Save The Small Bets For The Kiddie Game

Most people over-invest in 3-bet pots. We looked at proper 3-bet sizing earlier, so let’s assume that the open-raise was 3 blinds and your 3-bet was 3 times that, to 9 blinds. Assuming the blinds fold and the cutoff calls, the pot will be 19.5 blinds.

Almost regardless of the flop texture, there’s no need to bet much more than half pot. You’ll get about as many folds when you bet 11 blinds as when you bet 16 or 17 blinds, and betting 11 blinds is much cheaper. Let’s take a look at an example:

Sitting in the button’s position, have you ever once thought to yourself, “Man, I’m glad this guy didn’t bet $170. That would have changed everything.” No, you haven’t.

That’s because betting $170 would change almost nothing. It would risk more chips to cause the same effect.

There’s a simple reason that the smaller bet size will work just as well as the larger one. The threat is the same. If your opponent calls 11 blinds on the flop, the pot will be about 43 blinds on the turn. You can bet 25 blinds on the turn, putting the pot at 93 blinds after a call. With 54 blinds left in your stack, it’s an easy matter to get the rest of the money in. So the hammer is there, regardless of how you size your flop bet. Your opponent knows that you can force him to commit all of his chips if he wants to see a showdown.

In fact, with the smaller bet sizes, you give your opponent more chances to fold. If you had bet 16 on the flop and 35 on the turn, then you’d be left with only 40 blinds to bet into a 120 blind pot on the river. That third barrel is only one-third pot. (In some situations this is a good thing, and against certain players you would be milking them for more by building a larger pot and then taking it away. But it should not be your default approach.)

By making the larger bet on the flop, you’re effectively reducing your skill advantage on future streets. The larger raise makes the stacks smaller relative to the size of the pot, which reduces maneuverability. It’s this maneuverability which gives you a chance to outplay your opponent. If you happen to be playing against Phil Ivey, maybe it’s a good idea to make bigger bets and cut down on his room to maneuver. But most of the time you’ll want that room to play for yourself.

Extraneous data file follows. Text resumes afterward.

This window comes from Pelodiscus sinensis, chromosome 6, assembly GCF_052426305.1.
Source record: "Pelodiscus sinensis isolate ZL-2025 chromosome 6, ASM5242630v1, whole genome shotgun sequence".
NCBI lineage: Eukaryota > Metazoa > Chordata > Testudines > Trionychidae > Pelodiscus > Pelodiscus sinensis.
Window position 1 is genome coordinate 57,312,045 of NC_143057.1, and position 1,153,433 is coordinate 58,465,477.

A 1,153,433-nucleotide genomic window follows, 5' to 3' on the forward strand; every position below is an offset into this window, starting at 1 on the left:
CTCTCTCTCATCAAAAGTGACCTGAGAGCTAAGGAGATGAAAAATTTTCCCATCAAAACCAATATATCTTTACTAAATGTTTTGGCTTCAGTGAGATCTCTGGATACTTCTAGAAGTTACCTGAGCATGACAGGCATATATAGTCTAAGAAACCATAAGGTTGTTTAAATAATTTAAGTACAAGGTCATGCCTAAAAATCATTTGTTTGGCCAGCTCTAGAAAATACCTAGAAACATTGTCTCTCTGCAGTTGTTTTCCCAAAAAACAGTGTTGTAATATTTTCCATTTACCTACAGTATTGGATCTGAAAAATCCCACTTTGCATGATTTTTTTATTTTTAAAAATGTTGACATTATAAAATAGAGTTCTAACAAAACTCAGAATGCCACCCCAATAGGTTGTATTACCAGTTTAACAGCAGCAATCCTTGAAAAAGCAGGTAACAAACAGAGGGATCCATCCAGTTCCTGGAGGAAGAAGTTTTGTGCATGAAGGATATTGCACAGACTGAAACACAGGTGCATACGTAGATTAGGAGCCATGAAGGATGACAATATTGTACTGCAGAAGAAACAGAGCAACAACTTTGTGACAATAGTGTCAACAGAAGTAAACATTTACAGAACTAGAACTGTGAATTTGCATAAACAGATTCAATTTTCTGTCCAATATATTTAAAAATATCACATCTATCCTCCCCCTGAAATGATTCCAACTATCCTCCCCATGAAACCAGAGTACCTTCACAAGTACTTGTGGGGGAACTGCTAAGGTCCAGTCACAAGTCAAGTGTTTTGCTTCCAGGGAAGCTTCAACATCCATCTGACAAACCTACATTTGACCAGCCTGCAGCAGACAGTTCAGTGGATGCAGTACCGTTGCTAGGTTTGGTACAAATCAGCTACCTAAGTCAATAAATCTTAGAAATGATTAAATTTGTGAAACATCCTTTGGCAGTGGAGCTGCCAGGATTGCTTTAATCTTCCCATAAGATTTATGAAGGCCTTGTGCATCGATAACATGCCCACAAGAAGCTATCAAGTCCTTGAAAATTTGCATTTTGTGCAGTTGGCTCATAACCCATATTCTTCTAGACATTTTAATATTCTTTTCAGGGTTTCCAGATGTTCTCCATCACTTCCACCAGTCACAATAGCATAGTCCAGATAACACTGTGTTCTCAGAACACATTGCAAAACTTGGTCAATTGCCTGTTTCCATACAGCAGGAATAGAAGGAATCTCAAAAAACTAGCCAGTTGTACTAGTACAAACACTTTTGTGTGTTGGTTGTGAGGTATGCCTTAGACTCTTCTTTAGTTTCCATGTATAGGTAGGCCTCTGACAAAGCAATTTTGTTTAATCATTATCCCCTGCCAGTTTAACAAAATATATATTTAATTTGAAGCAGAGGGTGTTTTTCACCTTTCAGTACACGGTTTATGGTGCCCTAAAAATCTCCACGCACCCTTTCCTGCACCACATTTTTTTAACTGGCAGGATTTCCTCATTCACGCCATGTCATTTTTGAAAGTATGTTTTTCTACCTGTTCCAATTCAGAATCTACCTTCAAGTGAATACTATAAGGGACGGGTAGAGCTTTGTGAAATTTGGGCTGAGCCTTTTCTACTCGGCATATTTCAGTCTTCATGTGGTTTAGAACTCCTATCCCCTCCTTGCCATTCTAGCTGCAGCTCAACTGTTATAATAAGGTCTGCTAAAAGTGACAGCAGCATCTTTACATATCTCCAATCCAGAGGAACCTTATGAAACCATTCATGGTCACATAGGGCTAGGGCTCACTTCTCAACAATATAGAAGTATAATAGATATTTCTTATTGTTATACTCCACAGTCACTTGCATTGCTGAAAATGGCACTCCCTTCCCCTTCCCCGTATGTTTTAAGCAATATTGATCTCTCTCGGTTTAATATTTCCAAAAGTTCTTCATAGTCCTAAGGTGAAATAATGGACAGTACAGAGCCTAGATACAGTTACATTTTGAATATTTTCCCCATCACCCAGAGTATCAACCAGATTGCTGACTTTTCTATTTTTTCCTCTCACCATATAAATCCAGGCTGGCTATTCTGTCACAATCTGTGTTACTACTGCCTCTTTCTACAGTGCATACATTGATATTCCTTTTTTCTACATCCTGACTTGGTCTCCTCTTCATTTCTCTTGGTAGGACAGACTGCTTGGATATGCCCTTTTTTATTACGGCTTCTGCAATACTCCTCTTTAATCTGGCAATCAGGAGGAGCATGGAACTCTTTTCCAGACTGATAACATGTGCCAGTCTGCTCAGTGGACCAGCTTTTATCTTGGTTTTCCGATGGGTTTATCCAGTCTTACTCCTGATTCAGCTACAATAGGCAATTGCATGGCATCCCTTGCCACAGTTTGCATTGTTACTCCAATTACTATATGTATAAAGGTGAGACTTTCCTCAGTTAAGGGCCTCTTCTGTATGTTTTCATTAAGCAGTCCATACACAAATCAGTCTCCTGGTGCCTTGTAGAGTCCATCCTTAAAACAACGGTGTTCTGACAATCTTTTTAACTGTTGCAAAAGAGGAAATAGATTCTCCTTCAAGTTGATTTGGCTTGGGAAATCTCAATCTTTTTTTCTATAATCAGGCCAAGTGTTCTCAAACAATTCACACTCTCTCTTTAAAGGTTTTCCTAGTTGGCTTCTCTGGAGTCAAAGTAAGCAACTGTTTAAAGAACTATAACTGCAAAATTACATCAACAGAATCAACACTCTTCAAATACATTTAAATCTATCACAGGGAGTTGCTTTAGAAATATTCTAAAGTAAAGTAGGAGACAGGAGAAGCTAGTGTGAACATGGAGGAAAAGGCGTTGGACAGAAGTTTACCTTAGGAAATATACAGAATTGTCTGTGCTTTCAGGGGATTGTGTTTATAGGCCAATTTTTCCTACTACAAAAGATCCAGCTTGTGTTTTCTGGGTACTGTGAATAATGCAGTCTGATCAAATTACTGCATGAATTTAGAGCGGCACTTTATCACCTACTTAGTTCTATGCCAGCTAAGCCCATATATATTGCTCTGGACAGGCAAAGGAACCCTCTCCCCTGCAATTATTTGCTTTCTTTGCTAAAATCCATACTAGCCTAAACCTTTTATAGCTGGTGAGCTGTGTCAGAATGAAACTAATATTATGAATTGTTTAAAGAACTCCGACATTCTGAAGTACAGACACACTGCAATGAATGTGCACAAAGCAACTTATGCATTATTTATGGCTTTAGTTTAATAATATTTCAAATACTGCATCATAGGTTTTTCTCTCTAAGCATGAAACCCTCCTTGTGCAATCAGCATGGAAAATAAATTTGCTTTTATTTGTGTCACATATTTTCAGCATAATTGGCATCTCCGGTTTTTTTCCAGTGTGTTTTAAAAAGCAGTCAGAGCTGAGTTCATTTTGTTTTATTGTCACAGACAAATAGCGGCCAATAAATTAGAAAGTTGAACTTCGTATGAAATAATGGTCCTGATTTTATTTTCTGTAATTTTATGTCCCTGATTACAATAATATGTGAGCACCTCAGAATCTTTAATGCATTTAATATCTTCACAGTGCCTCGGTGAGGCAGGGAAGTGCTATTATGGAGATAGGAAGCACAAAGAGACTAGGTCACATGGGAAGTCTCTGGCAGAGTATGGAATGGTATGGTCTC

Consider the following hand, played two different ways:

By betting so much on the flop, you force yourself to commit on the turn. This forces the button to make a decision to play for all of his chips. You’d be better off giving yourself a chance to have a profitable draw, and also the chance to make a significant river bluff. By making such large flop and turn bets, you lose the chance to get him off of his mediocre hands with a river bluff.

By betting less on each street, you’ve left enough money behind to make a credible river bluff. The button’s range maxes out at king-queen. With anything stronger you would expect him to raise the flop or turn. Your $540 bet is enough to push him off of almost his entire range.

Even if you get called on this river, those are chips you would have lost anyway when your opponent jammed the turn. But you’ve spent them intelligently in this hand, instead of carelessly like you did in the last hand. You’ve given your opponent three chances to fold, and put him to three tough decisions.

Online, you usually have 100 blinds. That’s really not that many. If you make large bets in 3-bet pots, you’re cutting down the room to maneuver. If the stacks were 200 blinds deep, you would have a lot more room to make 3 large bets.

An understandable concern is that by betting less, you might encourage your opponent to take more shots at you. Maybe you want to c-bet larger to “define the hand” and make your decision clear if you get check/raised.

First of all, it’s okay if your opponents play back at you to some degree. They can’t do that without spilling off some chips to your good hands in the process. You also have the option of playing back at them when they get out of line. Unless they’re check/raising all in, you get the final word on the flop.

Second of all, a larger c-bet does not always make your decision clear. Good opponents who observe that you frequently make large c-bets and then fold to further action will start playing back at you anyway. They’ll define the hand the way they want, telling you what you expect to hear (but not the truth). Now you’ve only succeeded in building a bigger pot for them to steal.

One flop that deserves special attention is the dry ace- high board. On these hit-or-miss flops, you can bet as little as one-third of the pot, since your opponent will either have a made hand or absolutely nothing.

You want to size all of your c-bets well, but in 3-bet pots the importance is magnified. The pot is larger, so mistakes are larger. Spend what you need to get the job done. No more, no less.

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